How far can a person go in criticizing a trustee and other professionals in a bankruptcy?
Dhillon was convicted of criminal contempt for breaching court orders made in connection with the administration of the Braich bankruptcy. The orders enjoined Dhillon and others from publishing “disparaging or defamatory statements about the Trustee, counsel for the Trustee, or any other person or entity connected to the administration of this bankruptcy”.
Dhillon contravened the orders. In 2010, he anonymously published two blog posts, which contained extensive information about the Braich bankruptcy, comments about the trustee in bankruptcy, its legal counsel, justices of the Supreme Court of British Columbia, some of whom made orders in the bankruptcy proceedings, and other persons alleged in the blog posts to be connected to the bankruptcy. The blog posts alleged or strongly implied criminal or civil wrongs such as dishonesty, incompetence, corruption, and unethical conduct.
Dhillon’s trial proceeded summarily between June 18, 2014 and January 22, 2015. At trial, he took the position that the contents of the blogs were true and, therefore, that the Crown could not prove beyond a reasonable doubt that the statements in issue were “disparaging or defamatory”.
On February 25, 2015, the trial judge found Dhillon guilty of criminal contempt for violating the orders. The trial judge held that “the truth or falsity of the statements in issue is not relevant in the determination of whether publication of those statements violated” the orders.
On appeal, Dhillon submitted that the trial judge erred by concluding that the orders were sufficiently clear to form the basis of a finding of criminal contempt. The orders provided that Dhillon was prohibited from making any “disparaging or defamatory statements about the Trustee, counsel for the Trustee, or any other person or entity connected to the administration of this bankruptcy”. Dhillon argued that this provision was too vague to be understood as applying to publication of information about judges presiding over bankruptcy proceedings, and that individuals have wide latitude to publicly criticize judges without attracting prosecution for contempt.
The terms of an injunction order on which a prosecution for criminal contempt rests must be free from ambiguity, vagueness, or uncertainty so that those governed by the injunction will know with precision what actions are forbidden. Anyone subject to court orders must be able to readily determine their obligations and responsibilities by having regard to what is on the face of the formal order setting out what they are required to do or refrain from doing. Terms cannot be implied or read into an injunction order.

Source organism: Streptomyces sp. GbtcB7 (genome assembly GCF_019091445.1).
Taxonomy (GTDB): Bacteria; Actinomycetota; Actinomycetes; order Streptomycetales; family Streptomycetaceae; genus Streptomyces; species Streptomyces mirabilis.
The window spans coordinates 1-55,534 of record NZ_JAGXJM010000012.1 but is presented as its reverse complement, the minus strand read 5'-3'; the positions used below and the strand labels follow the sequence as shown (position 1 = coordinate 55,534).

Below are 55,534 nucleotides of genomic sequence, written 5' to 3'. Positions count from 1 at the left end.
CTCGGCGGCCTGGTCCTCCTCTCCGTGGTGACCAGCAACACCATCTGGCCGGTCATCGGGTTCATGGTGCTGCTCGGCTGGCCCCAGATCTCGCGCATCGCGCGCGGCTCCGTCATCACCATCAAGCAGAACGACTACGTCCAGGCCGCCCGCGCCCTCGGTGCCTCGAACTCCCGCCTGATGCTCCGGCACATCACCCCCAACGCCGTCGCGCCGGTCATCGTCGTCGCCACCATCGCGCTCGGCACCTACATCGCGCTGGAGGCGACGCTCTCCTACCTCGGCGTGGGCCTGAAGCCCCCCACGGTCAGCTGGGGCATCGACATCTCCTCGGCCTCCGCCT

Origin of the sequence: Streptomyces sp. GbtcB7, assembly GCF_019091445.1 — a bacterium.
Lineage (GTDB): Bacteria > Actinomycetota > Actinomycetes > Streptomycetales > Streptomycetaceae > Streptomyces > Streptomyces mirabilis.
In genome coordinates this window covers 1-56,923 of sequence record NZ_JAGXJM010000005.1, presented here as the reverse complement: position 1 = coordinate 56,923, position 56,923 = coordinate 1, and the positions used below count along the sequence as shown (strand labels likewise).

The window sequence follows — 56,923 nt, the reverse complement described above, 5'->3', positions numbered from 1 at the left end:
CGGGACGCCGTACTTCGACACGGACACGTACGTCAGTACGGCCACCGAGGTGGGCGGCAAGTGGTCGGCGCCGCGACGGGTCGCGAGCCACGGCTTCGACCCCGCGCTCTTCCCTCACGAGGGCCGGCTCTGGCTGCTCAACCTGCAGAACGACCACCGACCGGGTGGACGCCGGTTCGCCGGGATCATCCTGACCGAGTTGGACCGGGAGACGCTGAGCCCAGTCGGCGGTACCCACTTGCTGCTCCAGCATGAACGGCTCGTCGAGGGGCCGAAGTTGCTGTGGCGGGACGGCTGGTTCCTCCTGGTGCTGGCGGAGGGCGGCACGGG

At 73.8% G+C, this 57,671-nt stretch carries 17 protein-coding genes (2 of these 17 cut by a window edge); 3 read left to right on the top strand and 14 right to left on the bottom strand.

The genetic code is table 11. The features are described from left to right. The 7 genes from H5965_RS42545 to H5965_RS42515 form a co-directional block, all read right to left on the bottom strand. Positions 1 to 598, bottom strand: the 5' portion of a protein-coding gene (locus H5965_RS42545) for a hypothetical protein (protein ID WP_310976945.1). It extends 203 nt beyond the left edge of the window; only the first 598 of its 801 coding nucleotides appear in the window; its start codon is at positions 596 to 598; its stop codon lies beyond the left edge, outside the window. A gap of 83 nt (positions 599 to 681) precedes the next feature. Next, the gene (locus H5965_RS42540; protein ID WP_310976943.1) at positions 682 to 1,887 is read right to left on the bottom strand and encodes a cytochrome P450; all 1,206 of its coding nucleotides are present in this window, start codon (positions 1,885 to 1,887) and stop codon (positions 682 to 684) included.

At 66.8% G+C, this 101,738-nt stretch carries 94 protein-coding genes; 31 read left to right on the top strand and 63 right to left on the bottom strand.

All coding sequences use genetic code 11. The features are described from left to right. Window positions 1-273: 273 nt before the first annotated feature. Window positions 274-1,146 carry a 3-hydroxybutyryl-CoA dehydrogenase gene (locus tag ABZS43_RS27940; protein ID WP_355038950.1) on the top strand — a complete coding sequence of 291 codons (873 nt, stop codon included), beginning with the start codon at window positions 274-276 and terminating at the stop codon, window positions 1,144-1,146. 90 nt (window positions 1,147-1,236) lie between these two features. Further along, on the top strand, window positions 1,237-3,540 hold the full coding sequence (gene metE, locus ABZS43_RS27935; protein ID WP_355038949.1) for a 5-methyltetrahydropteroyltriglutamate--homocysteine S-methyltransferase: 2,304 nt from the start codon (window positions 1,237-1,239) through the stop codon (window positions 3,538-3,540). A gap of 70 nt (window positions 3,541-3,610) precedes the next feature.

The court will interpret the order in accordance with its ordinary meaning, taking into account its context. It is only within those limits that the alleged contemnor is entitled to the most favourable interpretation of the order.
The orders were sufficiently clear and unambiguous for the appellant to know that he was required to refrain from making disparaging or defamatory statements about the trustee in bankruptcy, their legal counsel, and individual professionals involved in administering the bankruptcy. Dhillon was not required to look beyond the four corners of the orders to know that he was enjoined from publishing negative statements about those specific persons or entities.
However, the orders were unclear as to whether judges are properly considered persons connected to the administration of the bankruptcy. Judges making orders in bankruptcy proceedings are not, in general terms, considered to be connected to the administration of a bankruptcy. The court’s role in bankruptcy proceedings is supervisory—consisting of giving directions, hearing applications to reverse or modify acts or decisions of a trustee or inspector, and superintending the conduct and decisions of officers administering the bankruptcy by authorizing and sanctioning acts necessary for the due administration of the estate.
The implication of s. 41 of the Bankruptcy and Insolvency Act is that the court grants a discharge after it is satisfied that the estate has been fully administered by the trustee, and the court’s role in seeing that an estate is fully administered is limited to taxing the trustee’s accounts and settling objections, applications, oppositions, motions, and appeals in legal proceedings.
In light of the common understanding in Canadian bankruptcy law respecting the court’s role in the administration of a bankruptcy and the fact that the orders were silent as to whether they were meant to prohibit the publication of statements about judges involved in the Braich bankruptcy, the Court found that the orders were ambiguous on this issue.
The Court held that the trial judge did not err in concluding that the orders were sufficiently clear to form the basis of a finding of criminal contempt. While the orders did not prohibit publication of disparaging or defamatory statements about judges involved in the Braich bankruptcy, they clearly prohibited publication of such statements about the trustee in bankruptcy, their legal counsel, and individual professionals involved in administering the bankruptcy. The statements alleging dishonesty, corruption, incompetence, and unethical conduct fell within the ambit of “disparaging” statements. Defamation is demonstrated where published statements are shown, in the eyes of a reasonable person, to lower the reputation of the person about whom they are made. Allegations of dishonourable or dishonest conduct in an individual’s professional life will typically meet this definition.
The appeal was dismissed.
Counsel: D.M. Layton, Q.C. for the respondent.